Tell The FCC, Congress To Support Net Neutrality

Net neutrality advocates are gathering momentum to take Comcast to the woodshed for an old fashioned populist beating. Comcast believes that deliberately destroying connections to the popular communications protocol BitTorrent amounts to “reasonable network management,” which the FCC permits. Advocates figure if they can’t ride the net neutrality pony to Congressional passage now, it will forever lie dormant in the stable munching on BitTorrent packet hay.

ISPs want to block BitTorrent, ban political text messages, and censor concert lyrics. The only political solution to bad faith is to strip of ISPs of their right to discriminate.

Net neutrality advocates want two things: hearings in the Congressional Commerce Committees; and for the FCC to join them at the woodshed to slap Comcast with a massive fine. Now is the time to write to your Members of Congress, write to the FCC Commissioners, and visit SaveTheInternet.com.

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(Photo: SuziJane)

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  1. m0unds says:

    A company protecting its network and consumers from abusive p2p bandwidth use is totally acceptable from a management standpoint. This still has nothing to do with the legitimate cause of net-neutrality crusaders.

  2. gibbersome says:

    Woot! Let this be a warning to those seeking to erode our right to free communication.

  3. Skiffer says:

    The issue isn’t that simple…

    Net neutrality isn’t just about blocking BitTorrent or censorship – it’s about who will pay for the network infrastructure.

    The “anti-neutrality” telecom companies want the content providers to pay a fees based on their bandwith usage. Will this leave room for shady deals and preferential fees for some websites (i.e., “discrimination”)? Sure. But it should ultimately lower the cost of internet access to the consumer…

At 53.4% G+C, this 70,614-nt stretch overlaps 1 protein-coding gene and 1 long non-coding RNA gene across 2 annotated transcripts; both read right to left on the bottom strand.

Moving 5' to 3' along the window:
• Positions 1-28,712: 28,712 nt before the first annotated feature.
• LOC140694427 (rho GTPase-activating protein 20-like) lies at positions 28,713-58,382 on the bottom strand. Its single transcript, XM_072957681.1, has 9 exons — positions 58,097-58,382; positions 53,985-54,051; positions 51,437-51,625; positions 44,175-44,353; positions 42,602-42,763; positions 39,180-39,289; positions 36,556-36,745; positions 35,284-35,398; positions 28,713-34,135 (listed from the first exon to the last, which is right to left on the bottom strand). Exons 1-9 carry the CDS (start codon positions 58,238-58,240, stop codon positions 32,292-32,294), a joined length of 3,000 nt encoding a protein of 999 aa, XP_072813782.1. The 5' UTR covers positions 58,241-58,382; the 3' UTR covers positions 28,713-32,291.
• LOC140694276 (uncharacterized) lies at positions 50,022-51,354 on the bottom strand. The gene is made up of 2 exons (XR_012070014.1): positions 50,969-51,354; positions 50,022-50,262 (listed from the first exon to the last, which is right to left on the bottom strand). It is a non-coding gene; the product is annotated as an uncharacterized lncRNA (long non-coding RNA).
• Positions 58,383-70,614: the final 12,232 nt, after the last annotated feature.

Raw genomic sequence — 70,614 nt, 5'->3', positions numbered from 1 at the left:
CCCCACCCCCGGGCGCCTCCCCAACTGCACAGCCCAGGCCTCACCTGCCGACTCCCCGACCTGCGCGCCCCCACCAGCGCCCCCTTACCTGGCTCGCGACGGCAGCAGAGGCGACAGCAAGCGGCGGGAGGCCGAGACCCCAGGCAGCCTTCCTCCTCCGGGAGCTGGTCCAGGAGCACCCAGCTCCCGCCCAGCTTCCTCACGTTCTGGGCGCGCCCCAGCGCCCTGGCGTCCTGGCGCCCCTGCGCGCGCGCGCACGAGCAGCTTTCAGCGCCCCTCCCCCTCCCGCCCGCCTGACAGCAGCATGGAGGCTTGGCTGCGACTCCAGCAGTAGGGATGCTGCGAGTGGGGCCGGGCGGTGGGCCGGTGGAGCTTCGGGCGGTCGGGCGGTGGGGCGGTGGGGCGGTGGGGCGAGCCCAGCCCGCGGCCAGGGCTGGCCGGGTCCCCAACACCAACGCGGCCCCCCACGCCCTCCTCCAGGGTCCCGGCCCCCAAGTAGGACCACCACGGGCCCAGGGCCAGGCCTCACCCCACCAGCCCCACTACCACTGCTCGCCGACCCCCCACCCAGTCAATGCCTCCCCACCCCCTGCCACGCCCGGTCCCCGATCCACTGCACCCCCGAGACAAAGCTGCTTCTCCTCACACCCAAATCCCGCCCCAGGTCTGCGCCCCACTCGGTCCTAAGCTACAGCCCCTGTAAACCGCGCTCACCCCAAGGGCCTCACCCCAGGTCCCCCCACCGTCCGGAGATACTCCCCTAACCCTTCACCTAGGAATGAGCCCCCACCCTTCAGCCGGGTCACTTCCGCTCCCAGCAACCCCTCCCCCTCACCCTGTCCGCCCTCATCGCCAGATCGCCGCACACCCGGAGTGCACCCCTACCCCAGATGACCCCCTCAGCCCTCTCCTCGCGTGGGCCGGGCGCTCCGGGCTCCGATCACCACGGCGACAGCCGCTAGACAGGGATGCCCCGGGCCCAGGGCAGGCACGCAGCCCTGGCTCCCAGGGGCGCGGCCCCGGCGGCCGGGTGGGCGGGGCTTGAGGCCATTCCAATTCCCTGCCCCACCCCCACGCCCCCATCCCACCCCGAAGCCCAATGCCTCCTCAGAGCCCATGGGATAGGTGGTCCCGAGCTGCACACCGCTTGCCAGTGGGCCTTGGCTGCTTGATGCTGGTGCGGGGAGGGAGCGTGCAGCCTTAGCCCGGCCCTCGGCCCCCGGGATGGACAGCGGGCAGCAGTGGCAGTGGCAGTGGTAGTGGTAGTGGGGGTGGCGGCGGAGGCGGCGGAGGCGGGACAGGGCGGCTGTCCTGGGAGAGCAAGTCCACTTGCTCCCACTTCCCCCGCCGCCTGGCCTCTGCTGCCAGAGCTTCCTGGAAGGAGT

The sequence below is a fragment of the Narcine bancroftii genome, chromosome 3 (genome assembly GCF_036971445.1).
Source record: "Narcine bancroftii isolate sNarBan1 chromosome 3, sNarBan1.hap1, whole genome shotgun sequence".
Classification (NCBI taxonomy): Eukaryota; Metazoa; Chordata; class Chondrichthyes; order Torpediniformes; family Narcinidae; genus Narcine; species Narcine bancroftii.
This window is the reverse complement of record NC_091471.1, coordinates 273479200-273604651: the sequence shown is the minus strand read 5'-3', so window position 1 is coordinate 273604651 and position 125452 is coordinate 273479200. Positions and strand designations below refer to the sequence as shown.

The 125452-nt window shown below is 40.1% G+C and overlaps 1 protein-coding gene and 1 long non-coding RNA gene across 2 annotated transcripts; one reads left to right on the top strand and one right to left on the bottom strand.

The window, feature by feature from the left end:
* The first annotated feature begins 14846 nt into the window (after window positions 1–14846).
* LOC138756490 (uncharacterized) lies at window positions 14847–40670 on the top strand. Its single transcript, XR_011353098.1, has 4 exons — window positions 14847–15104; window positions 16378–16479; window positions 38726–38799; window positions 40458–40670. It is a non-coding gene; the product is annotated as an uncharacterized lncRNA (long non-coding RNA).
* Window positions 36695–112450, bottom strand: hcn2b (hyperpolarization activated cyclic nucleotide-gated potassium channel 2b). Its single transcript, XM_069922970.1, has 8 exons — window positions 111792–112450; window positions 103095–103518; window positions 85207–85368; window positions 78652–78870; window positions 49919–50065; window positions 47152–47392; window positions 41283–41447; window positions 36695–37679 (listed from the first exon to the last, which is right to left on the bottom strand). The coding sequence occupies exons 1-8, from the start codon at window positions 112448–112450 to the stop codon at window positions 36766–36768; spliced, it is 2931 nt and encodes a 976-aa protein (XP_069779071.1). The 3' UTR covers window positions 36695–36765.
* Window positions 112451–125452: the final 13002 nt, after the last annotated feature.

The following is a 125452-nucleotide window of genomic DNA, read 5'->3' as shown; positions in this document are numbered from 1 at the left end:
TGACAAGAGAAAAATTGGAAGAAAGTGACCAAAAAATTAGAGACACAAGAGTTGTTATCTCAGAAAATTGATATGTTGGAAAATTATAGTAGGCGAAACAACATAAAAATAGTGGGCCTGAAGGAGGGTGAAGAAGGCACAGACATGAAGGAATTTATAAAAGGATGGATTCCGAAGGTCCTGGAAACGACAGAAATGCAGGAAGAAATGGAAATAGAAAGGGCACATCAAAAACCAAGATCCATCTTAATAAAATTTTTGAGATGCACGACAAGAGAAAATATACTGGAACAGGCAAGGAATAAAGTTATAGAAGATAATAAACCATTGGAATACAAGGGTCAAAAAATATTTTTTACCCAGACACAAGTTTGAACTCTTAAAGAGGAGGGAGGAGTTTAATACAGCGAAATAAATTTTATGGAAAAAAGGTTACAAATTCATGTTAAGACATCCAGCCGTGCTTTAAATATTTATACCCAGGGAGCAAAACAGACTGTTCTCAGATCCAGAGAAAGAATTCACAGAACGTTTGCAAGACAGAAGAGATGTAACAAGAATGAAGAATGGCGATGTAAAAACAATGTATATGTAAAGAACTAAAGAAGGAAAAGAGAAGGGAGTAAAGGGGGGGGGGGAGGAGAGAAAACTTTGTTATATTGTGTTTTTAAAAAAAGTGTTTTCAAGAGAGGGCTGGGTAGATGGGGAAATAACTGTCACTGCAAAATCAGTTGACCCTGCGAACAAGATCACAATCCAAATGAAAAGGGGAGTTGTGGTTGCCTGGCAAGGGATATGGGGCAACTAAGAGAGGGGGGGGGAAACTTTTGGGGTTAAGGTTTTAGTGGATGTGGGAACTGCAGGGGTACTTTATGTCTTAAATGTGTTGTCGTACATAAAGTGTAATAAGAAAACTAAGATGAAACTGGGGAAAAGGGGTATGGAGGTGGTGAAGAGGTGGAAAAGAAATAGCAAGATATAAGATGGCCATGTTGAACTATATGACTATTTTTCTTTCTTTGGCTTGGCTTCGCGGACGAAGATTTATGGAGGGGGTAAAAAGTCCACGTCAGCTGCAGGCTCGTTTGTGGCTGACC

The “pro-neutrality” people want no fees. This will ultimately end up raising the cost to the consumer.

    Did anyone realize that, with cable’s “shared bandwith” characteristics, Comcast throttling BitTorrent probably increased the connection speed for the average non-large-file-downloading customer?

    Of course, one way or another, Comcast will find a way to rape both parties of every precious penny they can – but I’m just saying please don’t take the simple-minded approach of just falling for the terminology:

    “Neutrality sounds good…it must be good”
    and
    “Discrimination = bad”

  4. Franklin Comes Alive! says:

    @Skiffer:

    “… should ultimately lower the cost of internet access to the consumer …”

    BS. If telecoms start working out deals with content providers for bandwidth usage, the end customers aren’t going to see any of it. It will just be more money in the telcos pockets.

  5. Skiffer says:

    @Franklin Comes Alive!: Yeah, unfortunately I agree. The “lower cost to consumers” is usually the arguing point of the telecoms…but you know they’ll just keep the consumer cost the same and boost their earnings…

    I’m just a bit hesitant to have to pay 5x for internet because the other consumers are downloading 8 GB dvd rips…or have a bandwith usage fee levied against me…

  6. Did anyone realize that, with cable’s “shared bandwith” characteristics, Comcast throttling BitTorrent probably increased the connection speed for the average non-large-file-downloading customer?

    @Skiffer: The people using BitTorrent are Comcast customers too.

  7. Skiffer says:

    @Rectilinear Propagation: I understand, and I think the BitTorrent case is pretty reprehensible.

    I just meant that Comcast may have affected (made up numbers) 10% of its users who hogged 60% of the bandwith to improve service for the other 90% of the customers. But yes, the whole censorship aspect is horrible and a bad decision on their part.

    But net neutrality is not just about censorship or discrimination – it’s about who is going to pay for the internet.

    Think about this – compared to 5 yrs ago, how much has your bandwith usage increased? I’ve gone from page surfing/reading to watching online videos. My bandwith usage has probably jumped 100x or more. Now, who should pay for that? Me or Youtube? I’m just greedy and don’t want it to be me.